The Coombs test detects Rh incompatibility between mother and fetus This test uses antibodies that bind to anti-D antibodies. The test is named for RobinCoombs, who first developed the technique ofusing antibodies that are targeted againstother antibodies.
Coombs test Direct Coombs test: diagnoses Indirect Coombs test: used in the HDN prevention of HDN • The indirect Coombs test finds anti-D antibodies in• The direct Coombs test detects the mothers serum. If these were to come into contact with fetal RBCs they would hemolyse them maternal anti-D antibodies that and hence cause HDN. By finding maternal anti-D have already bound to fetal RBCs. before fetal RBCs have been attacked, treatment can be given to prevent or limit the severity of HDN.• First, a sample of fetal RBCs is washed to remove any unbound • For this test, the mothers serum is incubated with antibody (Ig). When the test Rh D-positive RBCs. If any anti-D is present in the antibodies (anti-Ig) are mothers serum, they will bind to the cells. The cells added, they agglutinate any fetal are then washed to remove all free antibodies. When RBCs to which maternal anti-Ig antibodies are added, they will agglutinate antibodies are already bound. any RBCs to which maternal antibodies are bound. • This is called the indirect Coombs test because the• This is called the direct Coombs anti-Ig finds "indirect" evidence of harmful maternal test because the anti-Ig binds antibodies, requiring the addition of fetal RBCs to "directly" to the maternal anti-D show the capacity of maternal anti-D to bind to fetal Ig that coats fetal RBCs in HDN. RBCs.
Management• Before birth, options for treatment include: • intrauterine transfusion or early induction of labor when pulmonary maturity has been attained, fetal distress is present, or 35 to 37 weeks of gestation have passed. • The mother may also undergo plasma exchange to reduce the circulating levels of antibody by as much as 75%.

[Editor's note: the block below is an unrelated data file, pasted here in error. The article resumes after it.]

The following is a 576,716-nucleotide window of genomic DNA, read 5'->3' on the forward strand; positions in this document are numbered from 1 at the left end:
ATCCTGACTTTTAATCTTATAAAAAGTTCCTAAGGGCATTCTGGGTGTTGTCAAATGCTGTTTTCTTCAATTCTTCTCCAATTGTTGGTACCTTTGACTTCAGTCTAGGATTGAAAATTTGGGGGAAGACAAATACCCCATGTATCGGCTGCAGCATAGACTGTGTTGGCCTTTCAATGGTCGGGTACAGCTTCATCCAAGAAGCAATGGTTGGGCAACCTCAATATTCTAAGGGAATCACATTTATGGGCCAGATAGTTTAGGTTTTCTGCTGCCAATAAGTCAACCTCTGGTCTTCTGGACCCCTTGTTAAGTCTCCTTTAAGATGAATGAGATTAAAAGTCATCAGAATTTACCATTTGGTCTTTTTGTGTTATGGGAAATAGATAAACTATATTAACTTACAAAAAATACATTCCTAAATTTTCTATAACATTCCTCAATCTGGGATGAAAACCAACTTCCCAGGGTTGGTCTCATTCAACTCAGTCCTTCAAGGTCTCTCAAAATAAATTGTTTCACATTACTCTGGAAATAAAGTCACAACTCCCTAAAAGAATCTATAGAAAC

• After birth, treatment depends on the severity of the condition, but could include: • temperature stabilization and monitoring, • phototherapy, • transfusion with compatible packed red blood, • exchange transfusion with a blood type compatible with both the infant and the mother, • sodium bicarbonate for correction of acidosis and/or assisted ventilation.
• Rhesus-negative mothers who have had a pregnancy with/are pregnant with a rhesus- positive infant are given Rh immune globulin (RhIG) at 28 weeks during pregnancy, at 34 weeks, and within 72 hours after delivery to prevent sensitization to the D antigen.
Nursing Management• 1. Administer RhoGAm to the unsensitized Rh-negative client as appropriate • Administer RhoGAM at 28 weeks’ gestation, even when titers are negative, or after any invasive procedure, such as amniocentesis. RhoGAM protects against the effects of early transplacental hemorrhage (as recommended by the American College of Gynecologists). • When the Rh-negative mother is in labor, crossmatch for RhoGAM, which must given within 72 hours of delivery of the newborn.• 2. Provide management for the sensitized Rh-negative mother and Rh-positive fetus. • Focus management of the sensitized Rh-negative mother on close monitoring of fetal well-being, as reflected by Rh titers, amniocentesis results, and sonography.
• If there is evidence of erythroblastosis, notify the perineal team of the possibility for delivery of a compromised newborn.3. Provide management for ABO incompatibility. • Phototherapy usually can resolve the newborn jaundice associated with ABO incompatibility. • In addition, initiation of early feeding and exchange blood transfusions may be immediate measures required to reduce indirect bilirubin levels. • Provide client and family teaching.
Preventing HDN• Determine Rh status of the mother• If the mother is not sensitized, reduce the risk of future sensitization• If the mother is sensitized, determine whether the fetus is at risk and monitor accordingly